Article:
Upcycle Old Speakers With C.H.I.P.

Sometimes you get a piece of hardware that’s so cool you can’t help but fix it back up. There are a lot of companies after that sweet, sweet Raspberry Pi money, and the $9 US Dollar C.H.I.P. is a very interesting contender for the space. We have been especially enjoying the stream of neat hacks and example projects they’ve been putting out.

In this case, [Peter] wanted to get a pair of walnut speakers up to modern standards. Already suffering from a glut of audio equipment in his personal space, he decided to sweeten the deal by adding support for his library of music.

The first step was ordering a new set of drivers to replace the aged 40-year-old ones occupying the set. After he got them installed, he added C.H.I.P., a power supply, an amplifier, and a 500GB hard-drive. The controlling software behind the installation is the venerable mpd. This way he can control the speakers from any device in his house as long as he had an interface installed for the daemon.

We’re glad these speakers didn’t end up in the garbage behind a goodwill somewhere, and they do look good.

18 thoughts on “Upcycle Old Speakers With C.H.I.P.

  1. Gotta rebuild the original drivers and re-cap the crossover! Also, speakers of that era were typically the sealed, “non-ported” type complete with gaskets around the drivers. Drilling holes for replacing parts and mounting stuff breaks that seal effectively ruining the warm sound of these older units.

    Over the years I’ve mastered the art of gluing new foam surround rings into woofers without ever removing them from the cabinet — saving the original seal.

    1. The community behind the PI was even smaller a few years ago but that didn’t prevent it from growing; supporting different products than mainstream ones requires courage but brings innovation.

    1. He could use a bit of foam I suppose, mount it on bolts between rubber washers. But hard drives are specced to take quite a bit of vibration, particularly the 2.5″ ones, having less mass. It’s mounted on the back, where there’ll be less vibrations. I wouldn’t be surprised if it lasted as long as any other hard drive.

      By the time it fails he can just stick a 4TB SD card in to replace it, they’ll be selling for pennies by then.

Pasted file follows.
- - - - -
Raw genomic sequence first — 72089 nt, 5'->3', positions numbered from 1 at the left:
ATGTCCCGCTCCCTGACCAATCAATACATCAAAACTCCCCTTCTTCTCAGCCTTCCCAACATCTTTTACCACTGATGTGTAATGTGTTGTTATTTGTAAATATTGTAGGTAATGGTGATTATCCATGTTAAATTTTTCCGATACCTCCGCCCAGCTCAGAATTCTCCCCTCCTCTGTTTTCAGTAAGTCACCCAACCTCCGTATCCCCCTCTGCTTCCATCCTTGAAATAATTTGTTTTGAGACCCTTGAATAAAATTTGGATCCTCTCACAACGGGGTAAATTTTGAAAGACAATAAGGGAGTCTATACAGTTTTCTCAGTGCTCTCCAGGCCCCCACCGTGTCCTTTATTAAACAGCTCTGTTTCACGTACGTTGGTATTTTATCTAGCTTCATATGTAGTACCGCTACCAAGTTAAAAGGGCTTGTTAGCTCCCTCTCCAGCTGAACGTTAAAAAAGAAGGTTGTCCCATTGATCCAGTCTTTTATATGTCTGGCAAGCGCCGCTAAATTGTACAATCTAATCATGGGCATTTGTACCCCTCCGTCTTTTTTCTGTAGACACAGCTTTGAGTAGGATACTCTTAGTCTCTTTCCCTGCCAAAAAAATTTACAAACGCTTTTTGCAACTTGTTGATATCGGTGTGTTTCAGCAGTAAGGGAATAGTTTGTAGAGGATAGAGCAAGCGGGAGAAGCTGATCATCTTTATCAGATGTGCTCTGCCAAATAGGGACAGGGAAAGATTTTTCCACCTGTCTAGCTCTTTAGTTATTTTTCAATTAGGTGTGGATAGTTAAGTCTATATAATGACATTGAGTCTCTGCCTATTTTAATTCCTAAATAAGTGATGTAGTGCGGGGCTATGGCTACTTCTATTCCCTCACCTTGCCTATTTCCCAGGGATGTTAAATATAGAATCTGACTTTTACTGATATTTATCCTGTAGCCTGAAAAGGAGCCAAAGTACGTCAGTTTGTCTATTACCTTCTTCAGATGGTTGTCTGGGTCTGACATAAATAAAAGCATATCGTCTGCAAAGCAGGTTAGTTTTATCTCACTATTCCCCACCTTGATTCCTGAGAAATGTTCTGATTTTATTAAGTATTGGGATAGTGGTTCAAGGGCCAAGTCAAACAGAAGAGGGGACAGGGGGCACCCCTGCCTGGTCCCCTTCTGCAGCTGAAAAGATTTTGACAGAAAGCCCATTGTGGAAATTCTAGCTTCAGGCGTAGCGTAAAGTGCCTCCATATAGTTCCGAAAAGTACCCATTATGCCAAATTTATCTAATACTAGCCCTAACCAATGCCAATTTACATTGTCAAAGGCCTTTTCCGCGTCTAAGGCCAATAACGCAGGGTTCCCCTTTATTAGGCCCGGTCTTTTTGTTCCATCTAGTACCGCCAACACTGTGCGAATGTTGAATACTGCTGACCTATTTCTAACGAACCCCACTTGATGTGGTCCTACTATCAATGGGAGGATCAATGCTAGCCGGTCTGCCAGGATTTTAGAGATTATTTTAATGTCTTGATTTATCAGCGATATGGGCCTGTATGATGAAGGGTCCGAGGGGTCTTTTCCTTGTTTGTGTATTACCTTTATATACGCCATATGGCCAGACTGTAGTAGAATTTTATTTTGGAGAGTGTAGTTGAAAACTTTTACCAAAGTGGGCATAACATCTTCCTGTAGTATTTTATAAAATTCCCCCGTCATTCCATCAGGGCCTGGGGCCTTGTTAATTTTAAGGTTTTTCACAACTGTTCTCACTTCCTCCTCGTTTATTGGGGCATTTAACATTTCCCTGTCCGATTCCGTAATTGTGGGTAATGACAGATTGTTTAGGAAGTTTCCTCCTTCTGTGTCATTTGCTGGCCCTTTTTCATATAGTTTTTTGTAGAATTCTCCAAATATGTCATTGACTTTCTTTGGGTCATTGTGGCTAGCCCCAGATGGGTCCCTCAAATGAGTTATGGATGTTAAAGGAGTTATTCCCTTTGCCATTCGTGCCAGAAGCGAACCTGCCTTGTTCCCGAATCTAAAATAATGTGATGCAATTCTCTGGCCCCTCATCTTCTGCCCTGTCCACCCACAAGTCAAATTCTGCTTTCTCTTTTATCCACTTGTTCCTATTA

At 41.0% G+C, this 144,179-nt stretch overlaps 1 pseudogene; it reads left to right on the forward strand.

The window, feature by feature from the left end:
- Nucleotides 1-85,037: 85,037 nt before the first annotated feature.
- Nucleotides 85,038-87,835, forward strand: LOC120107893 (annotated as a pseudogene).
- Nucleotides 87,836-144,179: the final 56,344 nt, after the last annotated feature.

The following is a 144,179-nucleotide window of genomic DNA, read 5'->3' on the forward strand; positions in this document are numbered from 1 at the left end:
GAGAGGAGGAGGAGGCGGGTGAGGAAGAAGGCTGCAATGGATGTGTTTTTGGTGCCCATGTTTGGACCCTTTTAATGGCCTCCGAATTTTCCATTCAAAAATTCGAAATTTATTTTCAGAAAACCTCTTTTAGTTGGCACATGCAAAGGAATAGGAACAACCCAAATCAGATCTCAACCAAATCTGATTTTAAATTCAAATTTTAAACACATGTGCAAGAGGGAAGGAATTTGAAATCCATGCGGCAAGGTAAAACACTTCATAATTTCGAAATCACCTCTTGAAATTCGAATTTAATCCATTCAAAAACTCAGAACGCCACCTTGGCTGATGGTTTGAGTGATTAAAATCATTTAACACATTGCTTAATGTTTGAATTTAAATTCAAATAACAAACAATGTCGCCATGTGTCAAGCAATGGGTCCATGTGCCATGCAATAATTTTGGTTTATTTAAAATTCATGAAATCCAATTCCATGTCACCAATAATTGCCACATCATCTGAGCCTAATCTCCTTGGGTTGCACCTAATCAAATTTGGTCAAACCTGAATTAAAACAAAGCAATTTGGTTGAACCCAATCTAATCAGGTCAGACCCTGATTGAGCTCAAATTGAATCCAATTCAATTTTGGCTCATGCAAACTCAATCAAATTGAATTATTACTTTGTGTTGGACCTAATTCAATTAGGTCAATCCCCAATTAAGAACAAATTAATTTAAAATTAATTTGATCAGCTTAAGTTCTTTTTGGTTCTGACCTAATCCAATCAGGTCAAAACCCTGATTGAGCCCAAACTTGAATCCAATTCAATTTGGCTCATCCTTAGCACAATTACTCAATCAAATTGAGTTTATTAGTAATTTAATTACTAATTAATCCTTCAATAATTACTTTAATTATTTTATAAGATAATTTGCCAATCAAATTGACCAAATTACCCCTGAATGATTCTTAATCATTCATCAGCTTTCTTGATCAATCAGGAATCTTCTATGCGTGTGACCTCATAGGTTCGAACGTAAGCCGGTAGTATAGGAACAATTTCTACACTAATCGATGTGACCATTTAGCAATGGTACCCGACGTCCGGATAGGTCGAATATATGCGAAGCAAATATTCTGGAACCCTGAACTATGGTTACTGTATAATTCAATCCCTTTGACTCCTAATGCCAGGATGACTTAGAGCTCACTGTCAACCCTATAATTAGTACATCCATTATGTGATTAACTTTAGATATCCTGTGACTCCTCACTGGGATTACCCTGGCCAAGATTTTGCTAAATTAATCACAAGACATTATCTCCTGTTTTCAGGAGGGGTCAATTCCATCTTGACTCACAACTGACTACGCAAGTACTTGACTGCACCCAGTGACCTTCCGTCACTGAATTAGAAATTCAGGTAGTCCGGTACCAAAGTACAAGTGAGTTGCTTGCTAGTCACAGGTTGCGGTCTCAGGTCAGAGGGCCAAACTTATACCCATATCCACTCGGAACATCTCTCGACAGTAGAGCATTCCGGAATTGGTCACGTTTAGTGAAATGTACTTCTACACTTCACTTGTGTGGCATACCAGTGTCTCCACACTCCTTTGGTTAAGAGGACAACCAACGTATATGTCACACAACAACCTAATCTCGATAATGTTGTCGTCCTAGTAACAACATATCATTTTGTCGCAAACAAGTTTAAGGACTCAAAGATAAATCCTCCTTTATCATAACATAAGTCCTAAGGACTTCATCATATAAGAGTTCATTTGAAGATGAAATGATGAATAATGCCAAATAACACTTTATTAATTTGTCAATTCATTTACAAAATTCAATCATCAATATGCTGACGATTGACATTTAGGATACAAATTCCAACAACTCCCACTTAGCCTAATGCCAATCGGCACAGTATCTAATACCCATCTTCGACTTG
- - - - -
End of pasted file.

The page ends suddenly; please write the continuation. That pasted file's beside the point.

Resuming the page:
2. Opinion has nothing to do with it..

      How exactly do you see this as problem? Unless the speaker boxes are generating in excess of several G’s worth of vibration (in which case you’ve got a bigger problem), then I doubt you’ll generate enough force to cause a head crash.

      1. Vibration. For desktop hard disk, vibration resistance is rather low (even if shock resistance is high).
        This is for seagate, 3.5″, 750Gb
        5–22 Hz: 0.25 Gs, Limited displacement
        22–350 Hz: 0.50 Gs
        350–500 Hz:: 0.25 Gs

      2. as fhunter indicated, vibration might not cause the head to crash, but can still cause issues. a couple years ago, i ran a car computer. for about a year, i went through 3 different platter hard drives, 1 ate itself and became un-bootable, and the other 2 were swapped out at different times due to playability issues–my first attempt to diagnose the issue. while driving, songs would randomly skip, and had inconsistent BSOD’s(drive down a bumpy road, over multiple speed bumps, nothing. drive down the smooth highway, skips). eventually upgraded to an ssd, which resolved all the issues i was having.

        i am still using those 2 platter drives as external hdd’s with none of the issues i experienced when they were installed in the car.

  2. It won’t cause as much damage as MP3’s and all that blurtooth stuff. When an android phone can play high def flac out of the box, that’s progress.
    Foam rims were the biggest sickness of planned failure. They new how to do it right, then the evil chemlords came in and… yuck.

    1. Foam rings are kind of a funny failure situation. They typically fail from disuse. People got a new system in the 80s/90s and stashed their old equipment. Capacitors and rings get crusty.

      Some of the old folks I deal with bought their “Hi-Fi” equipment in the 1970’s and with daily use and the occasional repair still works perfectly — even the foam rings.

      On a sad note… So many of my clients have passed away that I have a growing pile of pristine equipment given to me by relatives and by will. I’m having trouble using it all!

      1. I’ve got a great old 70s / 80s silver hifi amp. The volume control has gone, it keeps cutting out on the right channel as it’s turned. A bit of playing and you can usually find a point that works.

        Do you think a bit of spray contact cleaner would do the trick? Or should I replace them? It’s logarithmic for amps, right? Does the value actually matter a lot? Should be between signal and gnd, so I imagine pot value isn’t too important, it’s just a voltage divider.

        Any tricks or caveats I need to know? I’ll make a note of the electrolytic cap values but it’s functioning fine at the moment, so don’t wanna tempt fate unless I really need to.

  3. CHIP is a great little Wi Fi connected board which was devised a year before RP had any plans for wireless despite years of criticism about its lack of Wi FI connectivity effectively bumping the RP’s cost by $10 or so for a decent USB dongle.Finally with RP3 we see on-board connectivity but one must also look at the dollars; 9 vs 35

    1. Cloners and even counterfeiters (two very different things, not even correlation here) for obvious reasons duplicate what sells the most, hence the PI, Arduinos, expensive chips and parts, well known fashion brands etc. Also the lower price of the original could play a role; how much low could they go from $10?

      psst. dear cloners, would you consider making a clone of the MAX038?
      I mean a real working one, not the relabeled fakes sold on Ebay.

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